I think He is asking you to have Faith that He will draw you to love His gay children. That we are not his second class humans who are given a capacity to love the same gender and then watch our hearts break because we are prohibited from sharing His Gift with one another.

    I think He is showing another way to love.

    Love, Peace, and Afiirmation

    Scott Snedeker

  4. Hello Polycarp,

    First of all, I want you to know that I am a moderator at Soulforce, and I posted a link to your site at our forums. It is in a private section of the forums, but you are indeed welcome to join the discussion. You simply need to sign up with a username, and select the options that allow you to view and participate in the “Foyer.”

    I’ve been thinking about your entry here for most of the day. I’ll say right up front that I disagree with you, but I’m sure you’re not surprised. I’m a gay christian and I work not only as a teacher, but also as a music director in a Disciples of Christ church. As much as I’d like to argue the “homosexuality as sin” issue with you, I suspect that this is pointless. We know we both disagree with each other.

    But I would like to talk about how one maintains a sense of the purity of people who contribute to the worship service. It seems to me that this would be a full time job, making sure that the only music performed in a service was penned by people who have maintained an immaculately sinless life. You mention some of the older hymns of faith, but do we know for sure that their composers, their authors were sinless, or at least sinners saved by grace and had lived a life that was honoring to God? Is there any way that we could know that for sure?

    And why stop with our sources for worship music? what about our resources for calls to worship, invocations, responsive readings? What about the authors of Sunday School materials? shouldn’t we know, beyond all shadow of doubt that these authors continue to lead sinless lives, to the best of their ability before we consider using their educational materials in the instruction of our children?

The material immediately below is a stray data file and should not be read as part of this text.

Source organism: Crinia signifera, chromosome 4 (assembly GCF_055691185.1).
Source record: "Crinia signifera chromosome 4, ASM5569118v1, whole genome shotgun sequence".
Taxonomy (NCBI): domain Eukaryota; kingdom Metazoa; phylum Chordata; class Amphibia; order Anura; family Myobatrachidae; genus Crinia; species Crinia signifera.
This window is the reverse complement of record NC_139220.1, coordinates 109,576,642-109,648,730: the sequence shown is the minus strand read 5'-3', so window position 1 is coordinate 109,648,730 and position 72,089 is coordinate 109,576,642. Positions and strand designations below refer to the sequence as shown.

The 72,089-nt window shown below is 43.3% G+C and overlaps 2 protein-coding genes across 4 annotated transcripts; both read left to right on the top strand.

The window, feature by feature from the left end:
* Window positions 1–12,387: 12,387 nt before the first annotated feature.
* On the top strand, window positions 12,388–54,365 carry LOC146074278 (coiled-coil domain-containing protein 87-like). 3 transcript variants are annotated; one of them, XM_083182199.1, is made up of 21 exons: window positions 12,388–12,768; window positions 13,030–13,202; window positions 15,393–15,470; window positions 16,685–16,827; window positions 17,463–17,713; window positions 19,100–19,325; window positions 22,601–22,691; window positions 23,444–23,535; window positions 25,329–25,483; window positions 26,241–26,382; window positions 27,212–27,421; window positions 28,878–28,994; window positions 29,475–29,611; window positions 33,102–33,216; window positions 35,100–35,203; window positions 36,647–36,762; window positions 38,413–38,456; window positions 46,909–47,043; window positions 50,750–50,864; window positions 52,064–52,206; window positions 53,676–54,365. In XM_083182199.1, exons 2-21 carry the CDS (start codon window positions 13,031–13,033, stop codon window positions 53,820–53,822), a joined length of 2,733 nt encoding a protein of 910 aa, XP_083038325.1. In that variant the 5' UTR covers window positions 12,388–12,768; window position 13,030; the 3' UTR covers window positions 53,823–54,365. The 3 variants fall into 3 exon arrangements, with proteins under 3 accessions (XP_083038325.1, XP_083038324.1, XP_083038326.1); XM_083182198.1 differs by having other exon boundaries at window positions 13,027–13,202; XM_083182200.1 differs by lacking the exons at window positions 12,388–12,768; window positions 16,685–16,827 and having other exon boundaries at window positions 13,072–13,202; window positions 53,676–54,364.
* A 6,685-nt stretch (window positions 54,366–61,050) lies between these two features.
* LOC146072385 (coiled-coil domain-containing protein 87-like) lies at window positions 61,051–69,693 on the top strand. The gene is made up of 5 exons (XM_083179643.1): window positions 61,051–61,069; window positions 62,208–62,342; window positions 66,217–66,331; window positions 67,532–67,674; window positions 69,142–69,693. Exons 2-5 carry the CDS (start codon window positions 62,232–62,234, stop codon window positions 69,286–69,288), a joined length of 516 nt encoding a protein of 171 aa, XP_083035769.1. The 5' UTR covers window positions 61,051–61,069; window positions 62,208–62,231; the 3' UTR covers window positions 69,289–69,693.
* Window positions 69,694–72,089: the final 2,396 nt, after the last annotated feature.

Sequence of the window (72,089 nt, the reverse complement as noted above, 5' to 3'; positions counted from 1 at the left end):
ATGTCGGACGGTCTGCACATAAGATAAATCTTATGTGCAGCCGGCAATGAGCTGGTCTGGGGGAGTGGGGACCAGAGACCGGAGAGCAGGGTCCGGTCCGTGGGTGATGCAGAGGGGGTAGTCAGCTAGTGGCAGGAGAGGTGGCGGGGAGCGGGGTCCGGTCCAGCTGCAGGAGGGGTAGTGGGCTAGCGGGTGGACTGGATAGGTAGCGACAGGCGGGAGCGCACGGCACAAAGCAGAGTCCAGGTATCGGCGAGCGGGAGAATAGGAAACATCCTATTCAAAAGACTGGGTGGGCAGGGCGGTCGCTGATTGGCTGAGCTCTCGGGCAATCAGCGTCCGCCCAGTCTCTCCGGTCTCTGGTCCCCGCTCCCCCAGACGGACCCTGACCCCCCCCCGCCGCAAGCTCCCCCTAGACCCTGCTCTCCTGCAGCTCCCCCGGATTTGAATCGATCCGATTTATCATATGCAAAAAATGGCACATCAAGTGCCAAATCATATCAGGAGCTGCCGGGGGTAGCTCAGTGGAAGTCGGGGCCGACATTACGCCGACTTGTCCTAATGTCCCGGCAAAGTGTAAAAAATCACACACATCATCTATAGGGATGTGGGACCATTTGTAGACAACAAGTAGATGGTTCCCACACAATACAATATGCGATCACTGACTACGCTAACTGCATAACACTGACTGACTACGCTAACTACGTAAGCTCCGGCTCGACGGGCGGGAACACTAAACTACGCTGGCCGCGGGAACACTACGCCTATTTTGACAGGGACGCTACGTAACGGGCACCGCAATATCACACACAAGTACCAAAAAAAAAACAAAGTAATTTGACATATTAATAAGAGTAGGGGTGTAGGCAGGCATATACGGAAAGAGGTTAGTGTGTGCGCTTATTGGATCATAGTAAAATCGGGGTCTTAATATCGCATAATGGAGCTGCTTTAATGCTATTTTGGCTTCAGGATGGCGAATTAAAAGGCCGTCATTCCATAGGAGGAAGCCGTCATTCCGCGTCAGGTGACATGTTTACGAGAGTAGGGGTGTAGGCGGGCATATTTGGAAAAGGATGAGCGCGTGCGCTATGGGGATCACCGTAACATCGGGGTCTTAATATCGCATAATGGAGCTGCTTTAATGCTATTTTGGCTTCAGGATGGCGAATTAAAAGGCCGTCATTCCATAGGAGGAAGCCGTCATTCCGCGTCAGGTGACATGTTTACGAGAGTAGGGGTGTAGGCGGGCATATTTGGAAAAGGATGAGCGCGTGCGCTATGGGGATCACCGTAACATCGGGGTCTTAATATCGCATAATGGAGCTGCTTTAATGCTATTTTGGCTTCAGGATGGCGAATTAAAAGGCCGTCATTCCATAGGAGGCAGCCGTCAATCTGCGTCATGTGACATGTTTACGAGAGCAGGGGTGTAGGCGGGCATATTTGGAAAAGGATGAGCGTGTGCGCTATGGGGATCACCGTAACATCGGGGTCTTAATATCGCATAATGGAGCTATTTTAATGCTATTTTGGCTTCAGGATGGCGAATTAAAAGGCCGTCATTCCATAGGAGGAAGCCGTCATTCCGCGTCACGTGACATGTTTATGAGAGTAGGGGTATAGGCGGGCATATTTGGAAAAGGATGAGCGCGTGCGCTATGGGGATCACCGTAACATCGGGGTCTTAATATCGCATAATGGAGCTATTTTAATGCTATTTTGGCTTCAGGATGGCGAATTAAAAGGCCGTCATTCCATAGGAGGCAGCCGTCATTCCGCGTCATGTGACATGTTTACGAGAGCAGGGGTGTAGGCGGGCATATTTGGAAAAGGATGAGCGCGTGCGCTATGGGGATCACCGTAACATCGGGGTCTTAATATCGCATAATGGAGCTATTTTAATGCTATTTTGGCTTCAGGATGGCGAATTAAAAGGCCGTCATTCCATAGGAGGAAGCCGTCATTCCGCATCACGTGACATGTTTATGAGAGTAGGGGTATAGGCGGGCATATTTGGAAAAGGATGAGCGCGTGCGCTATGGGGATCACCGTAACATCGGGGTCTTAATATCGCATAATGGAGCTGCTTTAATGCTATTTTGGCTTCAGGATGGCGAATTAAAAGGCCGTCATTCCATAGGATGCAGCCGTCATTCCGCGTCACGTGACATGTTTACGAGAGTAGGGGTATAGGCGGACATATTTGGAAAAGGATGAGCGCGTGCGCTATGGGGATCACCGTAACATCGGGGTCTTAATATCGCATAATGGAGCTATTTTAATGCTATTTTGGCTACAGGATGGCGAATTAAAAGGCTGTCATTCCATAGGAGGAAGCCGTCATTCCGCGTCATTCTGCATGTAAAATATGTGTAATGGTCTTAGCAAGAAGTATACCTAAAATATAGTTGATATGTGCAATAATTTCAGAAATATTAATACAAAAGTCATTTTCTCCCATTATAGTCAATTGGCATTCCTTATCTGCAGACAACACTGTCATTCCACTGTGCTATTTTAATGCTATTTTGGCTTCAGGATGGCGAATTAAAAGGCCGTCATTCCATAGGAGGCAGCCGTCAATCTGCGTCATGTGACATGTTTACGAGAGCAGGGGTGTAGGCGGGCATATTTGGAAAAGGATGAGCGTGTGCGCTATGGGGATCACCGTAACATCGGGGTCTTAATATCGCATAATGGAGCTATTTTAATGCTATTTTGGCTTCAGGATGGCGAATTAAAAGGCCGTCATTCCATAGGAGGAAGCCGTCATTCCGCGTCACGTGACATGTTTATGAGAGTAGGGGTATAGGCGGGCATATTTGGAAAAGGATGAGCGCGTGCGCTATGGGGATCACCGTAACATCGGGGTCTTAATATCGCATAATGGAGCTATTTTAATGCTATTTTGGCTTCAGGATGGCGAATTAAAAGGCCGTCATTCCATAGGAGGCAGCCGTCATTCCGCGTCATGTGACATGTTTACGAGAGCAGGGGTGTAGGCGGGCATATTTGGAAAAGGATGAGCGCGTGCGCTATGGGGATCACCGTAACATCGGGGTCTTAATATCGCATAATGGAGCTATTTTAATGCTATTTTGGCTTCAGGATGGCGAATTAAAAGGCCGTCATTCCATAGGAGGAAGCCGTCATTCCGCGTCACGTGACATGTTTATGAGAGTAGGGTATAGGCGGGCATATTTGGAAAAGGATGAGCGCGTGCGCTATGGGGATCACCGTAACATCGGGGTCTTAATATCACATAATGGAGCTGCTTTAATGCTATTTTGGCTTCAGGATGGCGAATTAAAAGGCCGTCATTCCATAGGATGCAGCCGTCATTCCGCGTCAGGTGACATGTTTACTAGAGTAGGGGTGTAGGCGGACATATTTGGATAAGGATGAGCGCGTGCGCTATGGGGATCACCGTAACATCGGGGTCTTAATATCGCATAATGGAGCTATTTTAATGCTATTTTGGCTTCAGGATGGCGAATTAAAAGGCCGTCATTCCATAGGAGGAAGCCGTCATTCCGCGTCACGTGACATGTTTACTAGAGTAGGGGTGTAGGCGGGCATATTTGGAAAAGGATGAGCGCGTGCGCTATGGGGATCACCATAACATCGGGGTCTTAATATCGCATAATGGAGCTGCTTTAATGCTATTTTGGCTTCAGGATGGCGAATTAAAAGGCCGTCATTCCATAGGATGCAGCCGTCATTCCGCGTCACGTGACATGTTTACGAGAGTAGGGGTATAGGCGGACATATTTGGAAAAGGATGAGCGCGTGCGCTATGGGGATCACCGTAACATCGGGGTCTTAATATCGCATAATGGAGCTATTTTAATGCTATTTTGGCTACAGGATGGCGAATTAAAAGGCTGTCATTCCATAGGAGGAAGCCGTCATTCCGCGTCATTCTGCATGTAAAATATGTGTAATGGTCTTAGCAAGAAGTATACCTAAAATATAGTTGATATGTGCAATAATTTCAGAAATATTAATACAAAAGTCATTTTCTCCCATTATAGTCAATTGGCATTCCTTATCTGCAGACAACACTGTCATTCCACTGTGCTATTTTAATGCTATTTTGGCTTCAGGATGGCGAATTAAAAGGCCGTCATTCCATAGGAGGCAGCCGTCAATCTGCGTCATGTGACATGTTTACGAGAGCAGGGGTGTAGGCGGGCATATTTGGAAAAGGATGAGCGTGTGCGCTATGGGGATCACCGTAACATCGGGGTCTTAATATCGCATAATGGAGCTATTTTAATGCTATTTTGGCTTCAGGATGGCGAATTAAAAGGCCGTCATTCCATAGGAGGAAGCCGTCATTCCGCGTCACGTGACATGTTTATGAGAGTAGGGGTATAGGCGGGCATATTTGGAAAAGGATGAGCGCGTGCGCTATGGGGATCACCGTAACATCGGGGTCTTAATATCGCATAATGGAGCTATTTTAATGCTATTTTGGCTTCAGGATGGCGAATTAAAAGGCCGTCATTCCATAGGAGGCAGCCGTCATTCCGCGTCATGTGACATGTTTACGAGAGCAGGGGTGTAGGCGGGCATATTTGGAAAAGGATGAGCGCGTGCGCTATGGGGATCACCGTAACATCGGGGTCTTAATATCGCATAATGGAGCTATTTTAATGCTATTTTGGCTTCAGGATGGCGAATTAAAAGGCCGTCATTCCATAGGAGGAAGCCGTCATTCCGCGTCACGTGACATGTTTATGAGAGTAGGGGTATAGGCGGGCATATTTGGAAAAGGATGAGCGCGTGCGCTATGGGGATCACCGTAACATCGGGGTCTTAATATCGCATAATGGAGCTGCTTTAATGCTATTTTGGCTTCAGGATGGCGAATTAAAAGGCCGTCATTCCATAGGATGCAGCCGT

What if the carpenters and plumbers, the electricians and bricklayers who built our places of worship are unrepentant sinners? should we leave our sanctuaries behind and worship only in nature?

    And what about God’s role in all of this? Whom has God called to do his will? Moses was called, but wait, he sinned, so he didn’t get into the Promised Land. So, God called a sinner to do his will. David was called. but wait, David lusted and committed adultery with Bathsheba, and had Uriah killed so he could take her as his wife. hmmm, God calls another sinner. Rahab, the prostitute, called by God to do his will and help the spies that Joshua sent into the city of Jericho. She wasn’t even called to repentance before she helped the Israelites. Peter, Judas, Mary Madgalene, Matthew, Thomas, John the Baptist, you can find something “wrong” about all these people, yet God summoned them to Himself.

    God has a long history of calling the “wrong” kind of people to do his work. Why not let God bless you the way the He sees fit? If God uses someone that isn’t everything WE think they should be, who are we to question God?

    btw, you might need to toss out your King James Bible, He was a well known homosexual.

  5. Keltic, thank you for your gentle response (except for the last part). Although King James ‘authorized’ it he had every little to do with it and as a matter of fact, the proper name is the Authorized Version.

    I did not saw that we exclude sinners from service or from worshiping God, but the unrepentant sinners. Would I excuse an male adulterer song since he had intercourse with a female? Absolutely not. Would I excuse a known drunk from leading music or having another part in service? No. So why would I allow one unrepentant sinner and not another? Sin is sin.